Charlie Munger Not Worried About Inflation, Economy

Berkshire Hathaway’s Charlie Munger discussed his outlooks on the economy, oil, renewable energy and cryptocurrency after his recent personal investment in an Australian investment company.

Billionaire investor Munger who has worked alongside with Warren Buffett for several decades, discussed his views with the Financial Review in Australia.

A vice chairman of Berkshire Hathaway, Munger invested in Stonehouse Corporation, a Melbourne-based investment company, because its founder is a “soulmate” to the conglomerate, he said. The investment amount was not disclosed. 

Stonehouse Corporation, an investment company that has flown under the radar, is operated by Charles Jennings, an American who lives in Australia. His strategy has been to mirror the conglomerate’s policy of buying and holding businesses for several years.

The right-hand man of Buffett, Munger made the investment with his own personal wealth because Jennings operates in a similar fashion to Berkshire’s employees.

Why Oil Is Not Going Away

Berkshire Hathaway now owns a 18.7% stake in Occidental, adding another 12 million shares in July and also owns a stake in oil producer Chevron (CVX) – Get Chevron Corporation Report), now the fourth largest holding owned by the conglomerate.

The global economy will be dependent on fossil fuels for several decades, Munger said.

“I think we’re going to be using fossil fuels for a long time ahead because we have to…We’re not going to get rid of fossil fuels, we’re just going to use less of them,” he said.

But Munger is a fan of adding renewable energy to the mix.

“And I also think more of the world’s power generation will come from renewables,” he said. “Both things are going to happen.”

Outlook on the Economy, Inflation

Inflation does not play a factor in Munger’s investment strategy.

“I’m always aware of it, but it doesn’t stop me from operating,”he said. “I’m 98½ years of age, and I’ve seen a lot of inflation. I intend to live through inflation. I’ve lived through a lot of it already in my long life. It doesn’t discourage.”

Munger largely ignores current macroeconomic trends when he is making decisions on investments.

“I don’t pay much attention to macroeconomic trends,” he said. “Like the weather, I just ignore the weather. I just try to invest whatever capital I have as best I can & take the results as they fall. I just seize whatever opportunities I can & I hope I get my share.”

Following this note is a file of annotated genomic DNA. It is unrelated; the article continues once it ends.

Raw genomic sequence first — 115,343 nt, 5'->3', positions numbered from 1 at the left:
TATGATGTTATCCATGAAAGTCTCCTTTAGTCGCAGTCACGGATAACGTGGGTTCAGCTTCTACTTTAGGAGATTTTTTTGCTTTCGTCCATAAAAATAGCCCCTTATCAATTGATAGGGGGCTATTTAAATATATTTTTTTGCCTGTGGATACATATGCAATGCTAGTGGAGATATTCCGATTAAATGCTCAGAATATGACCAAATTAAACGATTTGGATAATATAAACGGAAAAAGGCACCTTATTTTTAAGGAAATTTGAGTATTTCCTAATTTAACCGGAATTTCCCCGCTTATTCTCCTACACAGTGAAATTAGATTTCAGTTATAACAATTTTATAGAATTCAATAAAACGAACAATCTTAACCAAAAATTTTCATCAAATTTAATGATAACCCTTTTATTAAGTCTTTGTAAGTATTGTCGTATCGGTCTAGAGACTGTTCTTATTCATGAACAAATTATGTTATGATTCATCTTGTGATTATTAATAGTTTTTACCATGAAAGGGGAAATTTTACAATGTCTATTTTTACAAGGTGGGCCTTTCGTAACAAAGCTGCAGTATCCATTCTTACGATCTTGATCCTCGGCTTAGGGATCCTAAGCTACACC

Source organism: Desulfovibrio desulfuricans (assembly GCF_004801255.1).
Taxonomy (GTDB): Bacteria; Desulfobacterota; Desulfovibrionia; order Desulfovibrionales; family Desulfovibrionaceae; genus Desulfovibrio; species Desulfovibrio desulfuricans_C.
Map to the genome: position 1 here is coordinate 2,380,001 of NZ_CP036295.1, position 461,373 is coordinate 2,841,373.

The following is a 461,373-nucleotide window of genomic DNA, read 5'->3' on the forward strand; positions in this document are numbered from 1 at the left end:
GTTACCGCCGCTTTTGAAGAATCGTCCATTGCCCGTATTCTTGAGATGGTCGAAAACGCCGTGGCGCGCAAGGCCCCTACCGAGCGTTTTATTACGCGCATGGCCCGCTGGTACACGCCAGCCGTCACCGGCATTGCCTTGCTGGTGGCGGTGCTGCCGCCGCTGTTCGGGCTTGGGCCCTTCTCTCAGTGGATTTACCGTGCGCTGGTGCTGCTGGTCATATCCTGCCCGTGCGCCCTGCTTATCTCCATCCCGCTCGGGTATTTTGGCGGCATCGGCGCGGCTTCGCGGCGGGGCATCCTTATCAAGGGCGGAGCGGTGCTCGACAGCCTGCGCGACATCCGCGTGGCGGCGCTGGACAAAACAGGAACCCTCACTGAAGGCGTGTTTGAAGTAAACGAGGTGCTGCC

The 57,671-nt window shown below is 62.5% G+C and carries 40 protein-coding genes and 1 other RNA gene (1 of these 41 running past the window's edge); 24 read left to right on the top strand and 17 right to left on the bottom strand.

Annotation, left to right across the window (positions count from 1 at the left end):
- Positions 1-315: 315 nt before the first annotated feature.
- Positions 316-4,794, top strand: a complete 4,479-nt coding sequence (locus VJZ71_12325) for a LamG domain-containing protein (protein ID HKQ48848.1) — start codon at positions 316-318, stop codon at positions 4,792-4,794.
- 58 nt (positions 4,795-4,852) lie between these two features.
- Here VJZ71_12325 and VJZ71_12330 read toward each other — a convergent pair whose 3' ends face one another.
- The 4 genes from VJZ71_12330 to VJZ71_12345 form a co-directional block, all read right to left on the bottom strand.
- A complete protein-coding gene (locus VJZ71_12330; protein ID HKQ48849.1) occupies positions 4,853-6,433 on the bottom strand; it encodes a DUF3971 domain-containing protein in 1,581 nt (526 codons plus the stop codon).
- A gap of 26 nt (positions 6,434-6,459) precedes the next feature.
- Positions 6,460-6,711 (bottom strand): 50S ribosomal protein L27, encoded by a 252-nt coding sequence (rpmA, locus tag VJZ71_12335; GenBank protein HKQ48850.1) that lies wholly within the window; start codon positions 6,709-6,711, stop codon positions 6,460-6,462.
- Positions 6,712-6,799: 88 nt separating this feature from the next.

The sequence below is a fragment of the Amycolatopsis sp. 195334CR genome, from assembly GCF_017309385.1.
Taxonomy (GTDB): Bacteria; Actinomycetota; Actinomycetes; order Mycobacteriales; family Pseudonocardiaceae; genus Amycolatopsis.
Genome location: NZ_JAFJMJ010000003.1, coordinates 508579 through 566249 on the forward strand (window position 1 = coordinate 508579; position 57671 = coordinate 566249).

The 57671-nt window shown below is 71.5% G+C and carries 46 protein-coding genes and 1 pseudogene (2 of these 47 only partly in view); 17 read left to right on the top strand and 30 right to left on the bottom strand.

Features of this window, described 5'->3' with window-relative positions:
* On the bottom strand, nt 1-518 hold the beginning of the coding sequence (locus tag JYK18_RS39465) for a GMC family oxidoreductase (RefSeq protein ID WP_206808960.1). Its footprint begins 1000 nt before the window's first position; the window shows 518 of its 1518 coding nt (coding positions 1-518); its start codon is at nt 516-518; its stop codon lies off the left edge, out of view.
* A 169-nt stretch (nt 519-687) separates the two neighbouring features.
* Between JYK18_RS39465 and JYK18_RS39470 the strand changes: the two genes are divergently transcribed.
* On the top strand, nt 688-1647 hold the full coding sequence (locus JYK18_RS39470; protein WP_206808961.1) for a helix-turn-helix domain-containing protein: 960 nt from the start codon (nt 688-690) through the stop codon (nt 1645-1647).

Berkshire’s Investment Thesis

Berkshire has been known for maintaining high levels of cash reserves.

The recent levels of cash at Berkshire were not accumulated because “we were anticipating a big decline where you can spend it,” Munger said.

The cash reserve levels rose because investors were eager to deploy their capital.

“We accumulated the cash because things got so competitive and prices for good businesses … we couldn’t find any good buy,” he said.

Crypto: ‘Never Buy It’

Munger has always been brutually honest about his disdain for investing in cryptrocurrency, stating in the past that the digital currencies are fraudulent and deemed bitcoin to be a “noxious poison” as well as “stupid and “immoral.”

Sellers of bitcoin and other virtual coins are not trustworthy and the digital currencies are a “mass folly,” he said.

“I think anybody that sells this stuff is either delusional or evil,”Munger told the Financial Review. “I won’t touch the crypto. “I’m not interested in undermining the national currencies of the world.”

He advises investors to avoid them.

“Never touch it,” he said. “Never buy it. Let it pass by. I regard it as almost insane to buy this stuff or to trade in it. I just avoid it as if it were an open sewer, full of malicious organisms. I just totally avoid and recommended everybody else follow my example.”

Investing in the stocks of companies that generate a profit is a better strategy.

“Stocks have a real interest in real businesses,” he said. “Crypto is an investment in nothing and the guy who’s trying to sell you an investment in nothing says, ‘I have a special kind of nothing that’s difficult to make more of. I don’t want to buy a piece of nothing.”

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